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Dick's Sporting Goods Ditches Guns Despite Declining Sales

Patrick Grubbs headshotWords by Patrick Grubbs
New Activism
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Ed Stack, CEO of Dick's Sporting Goods, announced during a recent earnings call that the company will entirely remove guns from the shelves of 125 stores nationwide.

The disappearing firearms will be accompanied by a selection of hunting inventory. The stock is expected to be replaced by an assortment of goods from other sporting categories such as boating and baseball, as well as a few novel features such as indoor batting cages.

The removal of guns from approximately 1/6th of the 729 Dick's Sporting Goods stores is not unprecedented. Last year, Stack made a similar call when he elected to remove assault-style weapons and high capacity magazines from all Dick's stores following the Parkland, Florida school shooting. He further vowed they would never be carried again. At the same time, Dick's changed its policy to restrict sales of any firearms to people over the age of 21.

That decision was met with vehement backlash from the NRA, a revocation of its membership to the National Shooting Sports Foundation and blacklisting from some of the country’s largest gun manufacturers such as Mossberg and Springfield. Many organizations and individuals pledged to boycott Dick's.

The results are in: Dick's has indeed suffered a loss in sales. The last calendar year has put Dick's down 4 percent in total revenue. This coincides, however, with a 12 percent decrease in firearms sales across the nation according to Small Arms Analytics. The slump in gun sales reflects the social and political turmoil surrounding the issue; this trend also helps to validate Stack’s decision to partially divest in guns.

Despite that decline in sales, the company’s stock value has actually increased about 10 percent in the year since the decision to remove assault-style weapons was made. Stores have seen increased foot traffic and other outpourings of support from people happy to finally see a corporation take a public stand on gun control.

That creates an interesting juxtaposition. Stock value increasing while sales decrease is an unusual scenario in well-established businesses. It may, however, become more common as businesses choose ethics over short-term profit. The influence of public perception is more powerful than ever.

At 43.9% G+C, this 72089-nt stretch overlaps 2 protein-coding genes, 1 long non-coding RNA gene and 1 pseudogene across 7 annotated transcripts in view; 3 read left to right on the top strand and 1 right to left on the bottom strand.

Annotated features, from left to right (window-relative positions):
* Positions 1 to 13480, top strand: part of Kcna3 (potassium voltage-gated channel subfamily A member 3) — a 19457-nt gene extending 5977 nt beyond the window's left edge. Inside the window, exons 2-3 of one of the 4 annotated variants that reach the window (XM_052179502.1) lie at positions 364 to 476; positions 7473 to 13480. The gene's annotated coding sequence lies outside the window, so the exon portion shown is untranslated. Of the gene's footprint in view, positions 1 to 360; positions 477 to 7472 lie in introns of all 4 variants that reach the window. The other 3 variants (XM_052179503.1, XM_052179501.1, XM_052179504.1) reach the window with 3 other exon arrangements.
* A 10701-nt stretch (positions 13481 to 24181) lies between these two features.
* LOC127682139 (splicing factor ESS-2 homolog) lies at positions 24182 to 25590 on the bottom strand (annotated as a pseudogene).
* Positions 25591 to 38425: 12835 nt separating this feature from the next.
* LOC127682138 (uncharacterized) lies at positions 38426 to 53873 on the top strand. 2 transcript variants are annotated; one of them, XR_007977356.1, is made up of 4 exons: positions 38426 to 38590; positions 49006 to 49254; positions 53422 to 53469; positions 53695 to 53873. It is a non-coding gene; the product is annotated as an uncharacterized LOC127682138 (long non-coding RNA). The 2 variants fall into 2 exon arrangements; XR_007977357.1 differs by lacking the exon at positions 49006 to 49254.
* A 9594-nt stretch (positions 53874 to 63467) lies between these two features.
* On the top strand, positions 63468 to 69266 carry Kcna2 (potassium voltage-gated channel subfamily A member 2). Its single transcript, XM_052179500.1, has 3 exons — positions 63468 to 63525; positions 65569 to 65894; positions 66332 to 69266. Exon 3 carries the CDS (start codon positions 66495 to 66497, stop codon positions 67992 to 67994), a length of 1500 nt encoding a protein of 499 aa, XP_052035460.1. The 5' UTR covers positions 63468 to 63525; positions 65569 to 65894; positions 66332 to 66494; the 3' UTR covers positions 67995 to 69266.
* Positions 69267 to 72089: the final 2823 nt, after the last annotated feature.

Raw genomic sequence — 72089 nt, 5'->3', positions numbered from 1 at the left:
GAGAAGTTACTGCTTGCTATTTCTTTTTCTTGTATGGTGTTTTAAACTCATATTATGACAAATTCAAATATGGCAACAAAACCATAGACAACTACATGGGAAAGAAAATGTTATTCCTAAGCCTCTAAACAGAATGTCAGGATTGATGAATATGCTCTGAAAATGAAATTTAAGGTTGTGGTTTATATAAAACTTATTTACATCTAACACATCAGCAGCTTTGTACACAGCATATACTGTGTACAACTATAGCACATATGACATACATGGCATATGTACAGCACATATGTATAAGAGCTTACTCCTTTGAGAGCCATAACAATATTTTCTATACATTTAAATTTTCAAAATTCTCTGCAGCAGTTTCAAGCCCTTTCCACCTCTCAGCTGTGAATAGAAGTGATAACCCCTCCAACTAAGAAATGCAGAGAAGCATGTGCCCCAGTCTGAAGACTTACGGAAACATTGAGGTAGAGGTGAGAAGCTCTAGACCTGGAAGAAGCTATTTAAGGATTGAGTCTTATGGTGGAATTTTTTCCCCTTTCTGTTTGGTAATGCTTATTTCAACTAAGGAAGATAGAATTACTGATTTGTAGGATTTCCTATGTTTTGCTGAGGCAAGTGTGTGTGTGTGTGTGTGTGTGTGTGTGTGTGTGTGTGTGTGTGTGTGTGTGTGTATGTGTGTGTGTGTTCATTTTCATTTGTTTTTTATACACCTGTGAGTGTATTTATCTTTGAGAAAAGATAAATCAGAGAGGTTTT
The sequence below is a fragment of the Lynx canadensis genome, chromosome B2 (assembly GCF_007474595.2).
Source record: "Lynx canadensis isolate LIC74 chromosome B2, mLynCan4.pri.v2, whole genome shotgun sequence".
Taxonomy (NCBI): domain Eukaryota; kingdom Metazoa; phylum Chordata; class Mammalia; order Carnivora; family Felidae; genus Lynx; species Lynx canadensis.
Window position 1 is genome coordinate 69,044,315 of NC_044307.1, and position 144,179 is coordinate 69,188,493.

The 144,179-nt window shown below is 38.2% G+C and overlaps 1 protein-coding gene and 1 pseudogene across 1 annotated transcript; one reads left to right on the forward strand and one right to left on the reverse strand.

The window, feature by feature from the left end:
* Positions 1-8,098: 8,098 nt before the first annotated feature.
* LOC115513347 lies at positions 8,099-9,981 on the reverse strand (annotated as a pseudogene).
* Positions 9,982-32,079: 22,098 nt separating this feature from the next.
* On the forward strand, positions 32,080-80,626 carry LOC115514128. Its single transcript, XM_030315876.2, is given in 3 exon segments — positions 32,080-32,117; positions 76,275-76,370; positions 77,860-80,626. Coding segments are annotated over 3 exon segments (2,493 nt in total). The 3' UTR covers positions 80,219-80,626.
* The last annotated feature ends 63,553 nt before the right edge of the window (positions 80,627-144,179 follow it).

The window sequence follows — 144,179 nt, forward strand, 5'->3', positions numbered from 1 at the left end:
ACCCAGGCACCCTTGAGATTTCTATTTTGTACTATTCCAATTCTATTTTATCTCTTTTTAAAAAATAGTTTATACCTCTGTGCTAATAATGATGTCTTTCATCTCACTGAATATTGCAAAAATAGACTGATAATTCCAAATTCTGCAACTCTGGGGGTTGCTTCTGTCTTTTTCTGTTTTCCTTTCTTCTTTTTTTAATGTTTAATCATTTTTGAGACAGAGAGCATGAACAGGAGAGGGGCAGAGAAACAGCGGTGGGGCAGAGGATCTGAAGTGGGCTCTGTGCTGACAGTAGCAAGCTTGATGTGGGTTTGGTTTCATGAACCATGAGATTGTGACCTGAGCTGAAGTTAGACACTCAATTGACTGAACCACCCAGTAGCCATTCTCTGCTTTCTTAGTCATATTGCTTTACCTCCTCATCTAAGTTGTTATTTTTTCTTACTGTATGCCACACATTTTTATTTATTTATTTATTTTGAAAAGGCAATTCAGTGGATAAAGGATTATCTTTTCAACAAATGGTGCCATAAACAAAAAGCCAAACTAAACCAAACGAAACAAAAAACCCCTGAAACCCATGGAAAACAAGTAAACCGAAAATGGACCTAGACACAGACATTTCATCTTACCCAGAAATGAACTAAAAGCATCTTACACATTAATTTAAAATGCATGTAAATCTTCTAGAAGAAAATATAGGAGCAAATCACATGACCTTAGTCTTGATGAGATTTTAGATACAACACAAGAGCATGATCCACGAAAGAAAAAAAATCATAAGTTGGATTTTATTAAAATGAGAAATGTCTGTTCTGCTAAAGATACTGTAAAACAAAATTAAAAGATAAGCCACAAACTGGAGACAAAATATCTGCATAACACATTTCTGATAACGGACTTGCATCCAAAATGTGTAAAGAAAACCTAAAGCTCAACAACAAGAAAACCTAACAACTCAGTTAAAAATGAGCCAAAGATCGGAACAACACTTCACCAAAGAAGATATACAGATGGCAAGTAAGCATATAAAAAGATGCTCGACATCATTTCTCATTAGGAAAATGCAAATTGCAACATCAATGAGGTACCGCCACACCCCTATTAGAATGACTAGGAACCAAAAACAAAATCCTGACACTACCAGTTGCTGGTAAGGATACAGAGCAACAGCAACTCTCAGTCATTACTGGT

Stack would certainly agree. He said, “We are really very, very confident and excited about our business.”

The decision to remove guns from a significant portion of Dick's stores wasn’t made on a whim, nor was it motivated by social pressures. Instead, it’s the result of an experiment that has been taking place since the tragic incident in Parkland.

Firearms were pulled from select Dick's stores in 10 locations over the last year. These pilot stores had historically low gun sales anyway, so their disappearance wasn’t much noticed. Dick's replaced their firearm displays with ski gear and kayaks and swapped out ammunition for shoes.

The results were uniformly positive - increased sales, more foot traffic and more satisfied customers.

These results bode well for Dick's, especially stores in areas with a low population engaged in hunting or sport shooting. Firearms sales vary widely from store to store and tend to be slow-moving inventory. The 125 stores that are dropping guns, while still unidentified, were confirmed to be among the stores that didn’t sell much hunting equipment.

Perhaps that’s just indicative of the times, as the U.S. hunting population continues to dwindle. The shift to selling more apparel and outdoor sporting equipment doubles as future-proofing as well as social-proofing.

As Ed Stack famously said in his letter addressing the Parkland school shooting: “Thoughts and prayers are not enough.” It’s encouraging to see a Fortune 500 CEO both talking the talk and walking the walk.

Image credit: Mike Mozart/Flickr

Patrick Grubbs headshotPatrick Grubbs

Patrick Grubbs is an environmental writer with a keen interest in the interactions between people and ecosystems. Past work includes projects to integrate permaculture into architecture, community education of urban agriculture, and published research in aquatic ecology. He is currently based in Philadelphia, but spends most of his time traveling abroad.

Read more stories by Patrick Grubbs